Fitness and activity trackers have been the breakout tech of 2013 so far. We’re at the stage now where the market is, frankly, full of ‘me-too’s’. Typically, they’re brightly coloured wristbands which measure how many steps you take and track that data back to an analytics suite. they’re a nice upgrade on the humble old pedometer, especially when you add in features like sleep tracking. The Withings Pulse wouldn’t be so different but for its one really useful addition – as the name would suggest, it measures your pulse rate throughout the day.
This year has produced a flood of fitness trackers and, as such, it takes more than it has in the past to stand out from the crowd. The unassuming Withings Pulse has a neat trick up its sleeve that just might do it: In addition to all the usual stuff, it can take your pulse. Here is the BurnTech.TV Withings Pulse review
What Is the Withings Pulse?
Not dissimilar to other activity trackers, the Withings Pulse is a small piece of fitness technology that collects valuable data around your daily activity. This includes how many steps you take in the day, how far you travel, how your heart rate behaves as you do all of this and then finally, how well you sleep at the end of the day.
It gathers in all of this data, crunches it in its algorithms and then starts gently haranguing you in to getting off your backside and doing some more walking.
Who should buy the Withings Pulse?
The Withings Pulse is made for people who like data, or more specifically in this instance – people who like to use data in order to measure their activity.
Probably even more so, the Withings Pulse is a great device for anybody who needs that bit of extra encouragement to get going. Many people have invested in activity trackers and when they look back six months later, they’re amazed at all of the small improvements they have made over that period, and just how much additional exercise that adds up to. These little gadgets have a remarkable knack of encouraging you to walk that one extra tube stop or to take the stairs rather than the lift.
Withings Pulse Design
Frankly, there is nothing special about this gadgets design. Like most of the ‘not on view’ fit-tech gadgets, its small, unassuming and really quite strangely shaped. It’s essentially a small black rectangle that comes in at 4.3 CM long and 2.2cm wide. Whilst in its inactive state, it’s really very unassuming. I would guess that they have designed this to fit in to very small pockets, such as the money pocket on your jeans, where it would fit snug and is unlikely to fall out and get inadvertently lost.
On its base sits a simple micro-USB charging port and the Oximeter – allowing it to measure your pulse – sits on the back of the handsome gadget.
However, when you press the one and only button on the device, a small LED screen bursts into life. This gives you all of your basic stats as a running total for the day, including the number of steps taken, distance walked, elevation climbed and a rough estimate on calories burned. The device also provides feedback on battery level and the time of day.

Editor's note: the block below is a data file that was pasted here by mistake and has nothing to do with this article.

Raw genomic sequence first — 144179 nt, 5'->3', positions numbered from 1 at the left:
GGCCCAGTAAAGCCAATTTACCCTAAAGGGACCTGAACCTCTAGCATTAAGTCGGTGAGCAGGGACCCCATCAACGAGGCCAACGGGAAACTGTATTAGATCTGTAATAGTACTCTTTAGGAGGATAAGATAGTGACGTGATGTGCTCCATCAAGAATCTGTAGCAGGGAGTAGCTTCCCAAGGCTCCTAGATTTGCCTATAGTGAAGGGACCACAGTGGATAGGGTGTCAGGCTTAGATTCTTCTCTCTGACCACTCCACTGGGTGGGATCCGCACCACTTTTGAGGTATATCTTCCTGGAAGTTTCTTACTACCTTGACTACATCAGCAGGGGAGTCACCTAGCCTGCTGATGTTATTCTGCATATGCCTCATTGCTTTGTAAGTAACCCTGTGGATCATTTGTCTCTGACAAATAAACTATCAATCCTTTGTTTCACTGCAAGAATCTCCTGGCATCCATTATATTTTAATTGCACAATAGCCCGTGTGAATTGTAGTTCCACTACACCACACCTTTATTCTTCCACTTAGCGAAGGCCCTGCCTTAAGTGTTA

Withings Pulse day-to-day
The device syncs via Bluetooth 4.0, which allows it to sync seamlessly with the majority of new-ish smartphones. It’s nice to have the auto-sync feature, especially when a lot of activity trackers require you to plug them in to upload the data.
Besides that, using it is as simple as popping it in your pocket and taking the occasional pulse reading. This is done by touching the heart logo on the device, which sets off the reader and gathers a quick pulse reading. This is all done in ten seconds flat.
Withings Pulse pro’s and cons
- Simple and very easy to use
- Rich array of data points collected – more than most activity trackers
- App is easily used and intuitive, with nice presentation
- Syncing is seamless with the latest iPhone, and presumably also with other leading manufacturers.
- Accuracy of readings seems to stand-up
- Syncs with Withings bodyfat scales to give you the wider feedback around the impact of your additional exercise.
- Battery was good for ~ 5 days. Whilst the Fitbit averages more like 6-7 days, we still find this to be highly impressive and most importantly, functional.
- Non-app display is very weak – you can’t read the stats that the gadget collects
- lack of thought around certain metrics. For example, the web app shows your height over a number of weeks. Unless we’ve missed the point and this device is actually aimed at children, then this makes no sense.
- The 6-hour auto-sync is not flawless – we sometimes had to manually sync the data. Not a huge problem, but a strange one nevertheless.
- Some software elements carry some light bugs. These are improving with the frequent updates but a slight pain in the meantime.
- Screen sharpness doesn’t match the Fitbit offering for sharpness and clarity
As a bottom line we think it comes down to what smartphone you have. if your smartphone is compatible for the syncing, then the additional metrics make this the better pick (verses the Fitbit).
If not, we would recommend the Fitbit – which is a device that we rated highly when we reviewed it recently.